The Solution — Too Much Fine Logging Causing Heap Dump

Many times, we face issues of heap dump in our Java server. Heap increases because your system is generating many objects, and if their lifecycle is long and the system keeps on generating these objects, they will consume all the RAM and heap dump may occur. This may occur due to memory leaks, bad coding, etc.

But these are not the only reasons for heap dump. Once, I faced an issue with our customer where heap dump was occurring regularly, and after debugging, I found that the root cause of the issue was fine logging. You may be surprised how logging can cause heap dump. 

Too much logging can cause heap dump even if they are fine level logs, not info logs. A surprising fact is that fine logging was not enabled.

Why it happened is as follows:

Generally, we log fine logging like in this example:

logger.fine("fine logs ") .

Now, what happens behind the scenes (in the JVM) is that even if fine logs are disabled except for the string “fine logs,” objects will be created as it is passed as an argument if the check for fine logging is inside the fine method.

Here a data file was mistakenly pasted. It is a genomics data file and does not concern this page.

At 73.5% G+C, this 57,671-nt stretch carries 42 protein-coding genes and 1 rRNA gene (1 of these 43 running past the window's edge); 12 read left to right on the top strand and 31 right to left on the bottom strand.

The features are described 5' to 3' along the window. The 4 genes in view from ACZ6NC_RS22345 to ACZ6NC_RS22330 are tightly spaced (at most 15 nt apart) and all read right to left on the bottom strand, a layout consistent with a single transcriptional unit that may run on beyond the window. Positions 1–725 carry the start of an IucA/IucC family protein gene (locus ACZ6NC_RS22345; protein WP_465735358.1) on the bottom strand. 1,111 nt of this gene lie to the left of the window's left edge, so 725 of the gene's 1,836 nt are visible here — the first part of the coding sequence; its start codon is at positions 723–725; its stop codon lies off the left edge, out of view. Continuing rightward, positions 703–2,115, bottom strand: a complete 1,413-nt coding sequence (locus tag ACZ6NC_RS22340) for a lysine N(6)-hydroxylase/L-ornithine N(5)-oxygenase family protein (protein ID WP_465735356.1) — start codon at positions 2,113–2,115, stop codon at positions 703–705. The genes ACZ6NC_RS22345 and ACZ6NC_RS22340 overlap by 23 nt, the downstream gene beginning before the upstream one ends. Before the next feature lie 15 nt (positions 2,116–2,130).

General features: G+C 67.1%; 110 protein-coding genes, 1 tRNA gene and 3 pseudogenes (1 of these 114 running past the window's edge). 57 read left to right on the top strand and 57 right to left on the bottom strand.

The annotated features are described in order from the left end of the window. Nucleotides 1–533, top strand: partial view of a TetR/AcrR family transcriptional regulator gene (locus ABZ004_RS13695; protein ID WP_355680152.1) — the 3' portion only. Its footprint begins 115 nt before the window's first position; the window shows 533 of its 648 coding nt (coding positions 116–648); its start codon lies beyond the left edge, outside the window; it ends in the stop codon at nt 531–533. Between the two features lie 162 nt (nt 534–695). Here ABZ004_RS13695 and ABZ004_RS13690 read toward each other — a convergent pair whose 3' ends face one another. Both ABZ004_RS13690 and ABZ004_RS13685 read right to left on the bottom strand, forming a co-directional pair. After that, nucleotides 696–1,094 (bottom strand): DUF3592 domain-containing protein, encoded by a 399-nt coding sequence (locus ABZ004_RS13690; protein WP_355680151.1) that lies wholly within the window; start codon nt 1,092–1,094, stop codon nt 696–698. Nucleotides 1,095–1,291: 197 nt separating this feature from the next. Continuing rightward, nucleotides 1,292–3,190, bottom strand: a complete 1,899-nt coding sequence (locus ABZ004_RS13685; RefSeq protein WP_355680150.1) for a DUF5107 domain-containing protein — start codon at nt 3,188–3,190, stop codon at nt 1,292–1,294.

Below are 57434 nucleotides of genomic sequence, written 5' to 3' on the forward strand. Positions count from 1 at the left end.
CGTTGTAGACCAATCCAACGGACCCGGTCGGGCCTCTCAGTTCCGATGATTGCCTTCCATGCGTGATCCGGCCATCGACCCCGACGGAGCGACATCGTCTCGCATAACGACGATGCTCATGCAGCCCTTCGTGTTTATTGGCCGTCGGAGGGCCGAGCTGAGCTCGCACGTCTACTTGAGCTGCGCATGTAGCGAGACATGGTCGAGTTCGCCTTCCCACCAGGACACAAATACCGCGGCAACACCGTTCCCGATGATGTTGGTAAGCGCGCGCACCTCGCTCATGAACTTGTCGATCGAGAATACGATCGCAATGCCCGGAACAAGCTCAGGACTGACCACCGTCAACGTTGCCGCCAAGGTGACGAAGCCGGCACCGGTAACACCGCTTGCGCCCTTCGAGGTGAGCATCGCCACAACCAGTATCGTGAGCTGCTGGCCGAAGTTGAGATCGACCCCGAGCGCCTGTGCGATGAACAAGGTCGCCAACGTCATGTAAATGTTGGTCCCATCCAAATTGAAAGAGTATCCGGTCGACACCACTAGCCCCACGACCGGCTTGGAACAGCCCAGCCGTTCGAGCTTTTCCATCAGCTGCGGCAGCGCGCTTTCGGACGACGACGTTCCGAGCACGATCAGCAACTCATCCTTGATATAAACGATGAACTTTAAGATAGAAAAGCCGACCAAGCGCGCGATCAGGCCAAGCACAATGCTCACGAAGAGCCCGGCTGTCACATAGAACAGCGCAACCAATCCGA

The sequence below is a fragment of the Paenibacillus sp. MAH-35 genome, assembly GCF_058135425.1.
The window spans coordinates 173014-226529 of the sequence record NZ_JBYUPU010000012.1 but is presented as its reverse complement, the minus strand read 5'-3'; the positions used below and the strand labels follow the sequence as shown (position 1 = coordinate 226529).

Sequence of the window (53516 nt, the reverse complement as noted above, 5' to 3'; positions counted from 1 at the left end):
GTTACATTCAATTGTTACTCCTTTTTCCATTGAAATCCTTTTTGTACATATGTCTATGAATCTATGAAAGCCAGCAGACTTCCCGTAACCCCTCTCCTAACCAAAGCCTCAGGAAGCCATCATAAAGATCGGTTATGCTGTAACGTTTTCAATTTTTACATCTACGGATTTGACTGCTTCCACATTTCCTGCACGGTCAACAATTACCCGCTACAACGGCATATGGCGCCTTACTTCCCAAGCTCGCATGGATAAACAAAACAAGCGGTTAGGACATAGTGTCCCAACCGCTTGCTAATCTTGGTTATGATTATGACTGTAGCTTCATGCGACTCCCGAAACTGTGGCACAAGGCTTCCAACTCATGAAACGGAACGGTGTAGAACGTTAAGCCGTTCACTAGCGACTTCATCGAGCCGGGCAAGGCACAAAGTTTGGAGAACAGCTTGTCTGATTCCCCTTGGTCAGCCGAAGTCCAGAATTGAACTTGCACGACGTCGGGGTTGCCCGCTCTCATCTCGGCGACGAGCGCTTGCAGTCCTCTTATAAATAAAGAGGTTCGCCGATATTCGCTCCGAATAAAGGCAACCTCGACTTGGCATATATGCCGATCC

If there are too many fine logs in the system and there are many threads available doing these operations with lots of fine logs, many char[] objects are created and fill the heap/RAM.

The Solution

There are two ways we should do fine logging.

1. Check the “if” condtion before every fine log, as follows:

if (logger.isFineLoggable()) {
logger.fine("your log ");

But, this does not look cool (lots of “if” in the code…)

2. With Java 8, Java gives a new API for logger, which does not take string as an argument; it takes function, which returns string as an argument and evaluates it when this function is called inside the fine method. This way, an object is not created until the function is called.

Here is an example:

logger.fine(() -> "fine logs"); .

With functional programming, the code looks nice and the problem was resolved.

2 thoughts on “The Solution — Too Much Fine Logging Causing Heap Dump

  1. […] Generally anytime when there are decisions taken in the code one can log on fine. The configurations read by the system we can log with fine, Some internal data structures created or any lifecycle event like DB connection closed we can log such things with fine. But do not add lots and lots of log , it can kill your system. […]


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